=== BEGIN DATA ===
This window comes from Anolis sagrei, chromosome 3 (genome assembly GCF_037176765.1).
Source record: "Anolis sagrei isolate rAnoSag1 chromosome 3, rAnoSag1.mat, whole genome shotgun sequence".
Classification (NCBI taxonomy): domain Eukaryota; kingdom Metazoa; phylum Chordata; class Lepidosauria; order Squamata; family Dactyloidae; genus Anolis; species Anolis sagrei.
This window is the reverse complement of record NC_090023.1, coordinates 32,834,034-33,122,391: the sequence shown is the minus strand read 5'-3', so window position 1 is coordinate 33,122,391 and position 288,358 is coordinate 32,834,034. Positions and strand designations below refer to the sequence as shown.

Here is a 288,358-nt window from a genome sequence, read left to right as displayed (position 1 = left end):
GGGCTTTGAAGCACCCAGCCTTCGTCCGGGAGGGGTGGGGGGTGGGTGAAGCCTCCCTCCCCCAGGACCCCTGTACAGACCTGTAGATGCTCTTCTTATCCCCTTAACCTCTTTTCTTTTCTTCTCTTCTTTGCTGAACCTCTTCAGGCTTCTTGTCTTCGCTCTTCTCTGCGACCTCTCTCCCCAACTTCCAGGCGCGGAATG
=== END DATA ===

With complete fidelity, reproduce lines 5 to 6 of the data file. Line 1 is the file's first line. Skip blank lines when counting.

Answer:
Here is a 288,358-nt window from a genome sequence, read left to right as displayed (position 1 = left end):
GGGCTTTGAAGCACCCAGCCTTCGTCCGGGAGGGGTGGGGGGTGGGTGAAGCCTCCCTCCCCCAGGACCCCTGTACAGACCTGTAGATGCTCTTCTTATCCCCTTAACCTCTTTTCTTTTCTTCTCTTCTTTGCTGAACCTCTTCAGGCTTCTTGTCTTCGCTCTTCTCTGCGACCTCTCTCCCCAACTTCCAGGCGCGGAATG